iFi nano iDSD Black Label Amp/DAC Review Page 2

The demo playlist was David Chesky’s Venetian Concerto No. 3, first movement, with the composer conducting the Orchestra of the 21st Century (AIFF 48/24), Bernard Herrmann’s North by Northwest score, main title, with Laurie Johnson conducting the London Studio Symphony Orchestra (ALAC 44.1/16), David Chesky’s “Ben’s Farm in Vermont” from Dr. Chesky’s Ultimate Headphone Demonstration Disc (FLAC 192/24), Bach’s Goldberg Variations, first variation, with pianist Kimiko Ishizaka (FLAC 96/24), Richard Thompson’s “They Tore the Hippodrome Down” from Acoustic Rarities (FLAC 88.2/24), Nick Drake’s “Hazey Jane II” from Bryter Layter (FLAC 96/24), Steely Dan’s “The Caves of Altamira” from The Royal Scam (ALAC 44.1/16), King Crimson’s “Meltdown” from Radical Action to Unseat the Hold of Monkey Mind (ALAC 44.1/16), and for a grand finale, Pink Floyd’s “Echoes” from Meddle (ALAC 44.1/16).

With Planar Magnetic Headphones
The Black Label performed brilliantly for a $199 amp/DAC, allowing nearly every headphone to fulfill most of its potential. As promised, it delivered enough juice to power even the most demanding of my headphones, with a little (or a lot of) room to spare. The IEM mode delivered less gain, allowing a wider range of volume adjustments for the more efficient ’phones. Tonal balance was on the light side, illuminating the presence region beautifully, while artfully dodging listening fatigue with most of the cans and content. Bass was usually sufficient but not outstanding. It was obvious that the Black Label’s heart was in its reproduction of vocals and instruments occupying roughly the same spectrum.

With the two HiFiMan planar headphones, the Black Label produced a suitably large and deep soundstage with a perspective that was up close but not uncomfortable, and it demonstrated loads of pleasurable tone color. Imaging was just how I like it: well outlined but fully fleshed out. Among the three orchestral test tracks, the star was the Varèse Sarabande release of North by Northwest. As my notes remind me, it literally made me say “wow” to an empty room. The top end’s rippling castanets were zingy and vibrant without being overwhelming. The recording is loaded with reverb and ambience, giving the orchestra an exotic undulating quality, and as reproduced here the long decays were rigorously structured and coherent. The spatial coherence also suited the massed strings and solo flute of the Venetian Concerto and the piano of the Goldberg Variations. With my go-to track for high-frequency finery, “Ben’s Farm in Vermont,” the Black Label excelled with every headphone; I never had to turn it up but could still hear all the delicate instruments at the low levels allowed by the recording.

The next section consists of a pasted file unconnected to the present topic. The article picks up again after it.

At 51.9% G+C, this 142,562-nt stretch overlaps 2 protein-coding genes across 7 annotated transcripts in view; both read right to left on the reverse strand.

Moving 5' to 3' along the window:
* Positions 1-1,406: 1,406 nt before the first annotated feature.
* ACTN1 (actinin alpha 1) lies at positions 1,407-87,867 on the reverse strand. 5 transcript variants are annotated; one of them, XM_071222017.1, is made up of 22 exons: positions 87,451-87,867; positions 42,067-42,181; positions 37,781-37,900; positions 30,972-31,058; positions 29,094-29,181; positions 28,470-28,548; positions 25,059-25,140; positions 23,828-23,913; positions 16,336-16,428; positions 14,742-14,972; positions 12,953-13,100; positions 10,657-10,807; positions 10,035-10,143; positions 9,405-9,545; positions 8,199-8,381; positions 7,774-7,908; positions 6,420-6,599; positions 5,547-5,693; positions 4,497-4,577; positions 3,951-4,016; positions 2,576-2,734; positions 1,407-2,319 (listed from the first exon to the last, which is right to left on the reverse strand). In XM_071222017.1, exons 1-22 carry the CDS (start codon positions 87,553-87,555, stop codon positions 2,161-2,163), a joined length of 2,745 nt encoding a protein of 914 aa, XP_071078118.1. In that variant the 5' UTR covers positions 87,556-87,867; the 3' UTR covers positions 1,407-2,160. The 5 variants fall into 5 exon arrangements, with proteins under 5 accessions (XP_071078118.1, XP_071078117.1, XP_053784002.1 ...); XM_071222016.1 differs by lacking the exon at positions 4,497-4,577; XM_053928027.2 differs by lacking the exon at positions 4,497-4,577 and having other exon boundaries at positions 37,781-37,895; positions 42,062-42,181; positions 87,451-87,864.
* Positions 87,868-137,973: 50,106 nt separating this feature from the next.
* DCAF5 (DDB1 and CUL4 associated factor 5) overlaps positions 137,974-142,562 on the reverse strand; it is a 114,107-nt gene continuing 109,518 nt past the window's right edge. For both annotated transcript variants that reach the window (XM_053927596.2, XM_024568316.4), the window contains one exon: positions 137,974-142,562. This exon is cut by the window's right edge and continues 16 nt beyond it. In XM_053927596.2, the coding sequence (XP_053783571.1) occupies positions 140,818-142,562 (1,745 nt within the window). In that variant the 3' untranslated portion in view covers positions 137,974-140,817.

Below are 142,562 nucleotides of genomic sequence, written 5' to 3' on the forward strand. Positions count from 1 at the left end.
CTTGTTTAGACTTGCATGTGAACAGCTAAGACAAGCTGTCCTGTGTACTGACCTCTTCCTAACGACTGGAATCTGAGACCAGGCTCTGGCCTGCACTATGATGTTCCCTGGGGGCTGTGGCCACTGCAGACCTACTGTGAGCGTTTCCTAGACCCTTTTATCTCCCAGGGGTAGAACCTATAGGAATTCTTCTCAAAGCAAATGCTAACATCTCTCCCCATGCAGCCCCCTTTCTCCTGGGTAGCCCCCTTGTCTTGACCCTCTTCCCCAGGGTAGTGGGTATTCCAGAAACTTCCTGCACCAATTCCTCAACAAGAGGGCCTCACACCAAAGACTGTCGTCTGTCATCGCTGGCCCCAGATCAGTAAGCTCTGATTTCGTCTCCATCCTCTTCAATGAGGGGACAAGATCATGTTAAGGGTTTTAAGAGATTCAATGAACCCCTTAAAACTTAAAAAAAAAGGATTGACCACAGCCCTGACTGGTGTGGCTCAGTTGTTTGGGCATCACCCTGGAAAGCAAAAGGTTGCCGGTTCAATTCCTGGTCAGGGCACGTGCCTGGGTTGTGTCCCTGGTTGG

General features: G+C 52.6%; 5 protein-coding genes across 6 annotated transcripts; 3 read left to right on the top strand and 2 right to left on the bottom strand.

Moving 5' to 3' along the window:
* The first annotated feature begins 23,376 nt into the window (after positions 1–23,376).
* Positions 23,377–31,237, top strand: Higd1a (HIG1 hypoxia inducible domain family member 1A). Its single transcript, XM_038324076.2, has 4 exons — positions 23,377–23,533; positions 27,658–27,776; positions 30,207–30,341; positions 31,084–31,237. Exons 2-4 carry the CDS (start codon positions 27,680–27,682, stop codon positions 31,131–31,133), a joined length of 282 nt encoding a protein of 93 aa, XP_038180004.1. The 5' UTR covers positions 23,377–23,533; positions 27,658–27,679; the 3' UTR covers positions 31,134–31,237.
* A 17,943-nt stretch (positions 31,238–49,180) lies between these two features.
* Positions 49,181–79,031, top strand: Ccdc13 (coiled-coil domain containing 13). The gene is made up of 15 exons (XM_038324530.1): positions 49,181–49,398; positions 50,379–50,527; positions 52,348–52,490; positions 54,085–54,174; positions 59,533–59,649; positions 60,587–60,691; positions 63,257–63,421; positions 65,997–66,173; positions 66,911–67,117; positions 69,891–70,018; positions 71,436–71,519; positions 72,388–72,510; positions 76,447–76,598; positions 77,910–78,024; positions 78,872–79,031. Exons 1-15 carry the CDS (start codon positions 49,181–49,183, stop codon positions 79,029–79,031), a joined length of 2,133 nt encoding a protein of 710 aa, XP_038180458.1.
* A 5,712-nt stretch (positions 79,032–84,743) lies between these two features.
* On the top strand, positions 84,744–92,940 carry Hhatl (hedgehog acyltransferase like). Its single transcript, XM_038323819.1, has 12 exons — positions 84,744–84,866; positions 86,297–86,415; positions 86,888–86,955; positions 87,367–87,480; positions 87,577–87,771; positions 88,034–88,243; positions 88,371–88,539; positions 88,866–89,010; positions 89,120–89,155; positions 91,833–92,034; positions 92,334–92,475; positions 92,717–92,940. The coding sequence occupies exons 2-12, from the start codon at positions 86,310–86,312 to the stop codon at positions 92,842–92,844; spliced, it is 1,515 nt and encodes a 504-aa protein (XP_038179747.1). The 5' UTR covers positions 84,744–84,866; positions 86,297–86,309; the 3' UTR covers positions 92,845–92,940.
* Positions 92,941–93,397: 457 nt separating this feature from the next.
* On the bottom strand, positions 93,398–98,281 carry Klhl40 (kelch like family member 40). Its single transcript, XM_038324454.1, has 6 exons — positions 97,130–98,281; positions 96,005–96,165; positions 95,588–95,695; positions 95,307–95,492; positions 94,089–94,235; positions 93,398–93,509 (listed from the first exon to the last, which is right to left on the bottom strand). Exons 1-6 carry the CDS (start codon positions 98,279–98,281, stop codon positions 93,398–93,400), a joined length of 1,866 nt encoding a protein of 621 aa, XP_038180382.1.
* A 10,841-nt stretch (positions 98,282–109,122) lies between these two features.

The two folkie tracks showed how beautifully the Black Label could handle voices. It gave the Richard Thompson home-studio recording a full-bodied richness in both voice and acoustic guitar, a quality that would be elusive with the headphone output of an average smartphone or tablet. The gorgeously produced and engineered Nick Drake track was remarkable not only for vocal realism and balance but also for layering of complex arrangements. Steely Dan’s vocals, backing vocals, and horn charts also benefited from adroit layering, as did the numerous keening, chugging guitars overdubbed onto the Pink Floyd epic. The HiFiMan HE400S had a slightly darker tonal balance than the Edition X V2, which worked well on the King Crimson track, moderating the sax’s bright bite and giving the three clockwork drummers an attractive patina of grunge.